Vime-Olive: Choosing myself

Lucas Vime-Olive, Op-Ed Contributor

I spent the first half of my freshman year at Northwestern with a three-year Army ROTC contract, dreams of commissioning as a Second Lieutenant and a secret.

However, my story starts long before I marched through the Arch my freshman year at Northwestern. Ever since I was little, I have known I was trans. My childhood experience follows that of the usual female-to-male transgender narrative. Short hair, love for Spiderman and an innate but indescribable sense that I was born in the wrong body. Knowing I wasn’t a girl, but not knowing how I could fix that, defined much of my early existence.

Everything changed my sophomore year of high school when I finally learned that transitioning was an option. Through the power of YouTube, I stumbled upon a one-year update video from someone on testosterone who showed that it was possible to transition from female to male. After watching that 10-minute video, I automatically knew that this was what I needed as I saw his voice drop, facial hair grow and muscles form. Being on testosterone, a hormone that helps aid the process of transitioning by masculinizing most secondary sex characteristics, became my goal.

Discovering that it was possible to transition from the gender you were assigned at birth to the one you identify with prompted endless hours of research. Unfortunately, I went to a Catholic school that was not open to the idea of having transgender students. Staying in the closet and waiting to transition until I graduated was a better alternative than losing my only friends and going back to a hostile public school environment.

Now, I would love to say that starting my freshman year I enjoyed being at Northwestern, but that would be a blatant lie.

The problem was that I did not come out at the end of my senior year. I waited because of the way I was financing my future Northwestern education. I was all set to receive a three-year tuition-based scholarship through the United States Army Reserve Officer Training Corps. I was doing everything right — waking up early to work-out, doing well enough in my classes, commuting to Loyola University Chicago for ROTC every day. The list was endless.

The only thing that eclipsed the joy of being notified that I was awarded the 3-year full scholarship, saving over $150,000, was the magnitude of knowing I should be living my life as male. Being able to transition how I wanted while in the military would not be an option under President Donald Trump’s transgender military ban. Starting last year, the Department of Defense declared that any transgender person intending on medically transitioning could no longer join the U.S. military.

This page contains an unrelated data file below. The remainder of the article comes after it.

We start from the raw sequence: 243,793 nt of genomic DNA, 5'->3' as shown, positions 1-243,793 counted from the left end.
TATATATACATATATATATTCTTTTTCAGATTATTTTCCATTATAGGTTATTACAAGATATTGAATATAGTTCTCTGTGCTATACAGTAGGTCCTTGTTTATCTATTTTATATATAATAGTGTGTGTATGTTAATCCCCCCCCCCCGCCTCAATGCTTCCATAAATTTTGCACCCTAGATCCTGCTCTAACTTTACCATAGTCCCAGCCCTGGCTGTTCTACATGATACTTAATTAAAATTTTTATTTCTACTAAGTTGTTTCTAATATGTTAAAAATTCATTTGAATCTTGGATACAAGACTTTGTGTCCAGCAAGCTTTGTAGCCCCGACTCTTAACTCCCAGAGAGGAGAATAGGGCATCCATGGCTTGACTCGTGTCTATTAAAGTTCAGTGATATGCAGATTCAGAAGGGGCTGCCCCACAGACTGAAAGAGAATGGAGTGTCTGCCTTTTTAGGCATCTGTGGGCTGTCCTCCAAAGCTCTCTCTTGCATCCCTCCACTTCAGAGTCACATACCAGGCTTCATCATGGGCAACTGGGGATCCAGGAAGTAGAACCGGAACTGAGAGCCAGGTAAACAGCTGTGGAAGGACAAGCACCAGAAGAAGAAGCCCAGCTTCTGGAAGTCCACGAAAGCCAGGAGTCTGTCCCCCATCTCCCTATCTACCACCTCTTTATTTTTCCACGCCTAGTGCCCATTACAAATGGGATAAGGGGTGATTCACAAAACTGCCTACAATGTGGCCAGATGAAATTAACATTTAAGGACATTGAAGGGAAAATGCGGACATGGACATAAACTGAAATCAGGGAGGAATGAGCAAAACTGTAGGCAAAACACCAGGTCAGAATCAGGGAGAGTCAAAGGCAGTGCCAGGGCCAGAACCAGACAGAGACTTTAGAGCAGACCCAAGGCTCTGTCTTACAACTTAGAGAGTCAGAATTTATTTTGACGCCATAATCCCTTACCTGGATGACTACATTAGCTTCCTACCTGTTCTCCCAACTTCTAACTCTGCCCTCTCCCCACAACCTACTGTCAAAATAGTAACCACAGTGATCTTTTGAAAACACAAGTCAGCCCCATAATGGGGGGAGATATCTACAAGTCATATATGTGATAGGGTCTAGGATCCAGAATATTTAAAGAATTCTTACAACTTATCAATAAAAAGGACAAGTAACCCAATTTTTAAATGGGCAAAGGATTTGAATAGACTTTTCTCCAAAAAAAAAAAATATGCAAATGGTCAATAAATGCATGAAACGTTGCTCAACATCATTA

I was faced with a choice: I could contract and become an official member of our U.S. military and graduate from Northwestern debt-free and with a job but sacrifice my capability of coming out until I was 28 years old.

Winter Quarter last year, my resolve to join the army at the cost of coming out began to make less and less sense. I knew I was purposely throwing away my happiness to chase a dream that, by nature of who I am, was becoming a nightmare. So, I pulled myself up from my camo-colored bootstraps, marched into the Lieutenant Colonel’s office and told him the secret I had been hiding for well over five years.

I was met with conditional acceptance. I was told that I could not contract if I decided to transition. I wouldn’t be writing this if I decided that the military — and the benefits — was worth staying in the closet for an indefinite amount of time. I picked transitioning over the military and deciding to put a financial burden on myself because I knew that was the version of my life I wanted to live.

This was about seven months ago. It has since been 200 days since I walked into his office and doing something that would change the course of my life. Every single day has been substantially better than the day before. I have started to live the life that five-year-old me only dreamed of.

My newfound happiness does not erase the emotional damage caused by having to spend the majority of my freshman year fighting institutional barriers that are enforced for very arbitrary reasons. My rights seem to consistently be threatened in many parts of our society — from barring my potential contribution to the military all the way up to the Supreme Court.

It is more important than ever to fight for our right to exist.

Lucas Vime-Olive is a Weinberg sophomore. He can be contacted at [email protected]. If you would like to respond publicly to this op-ed, send a Letter to the Editor to [email protected]. The views expressed in this piece do not necessarily reflect the views of all staff members of The Daily Northwestern.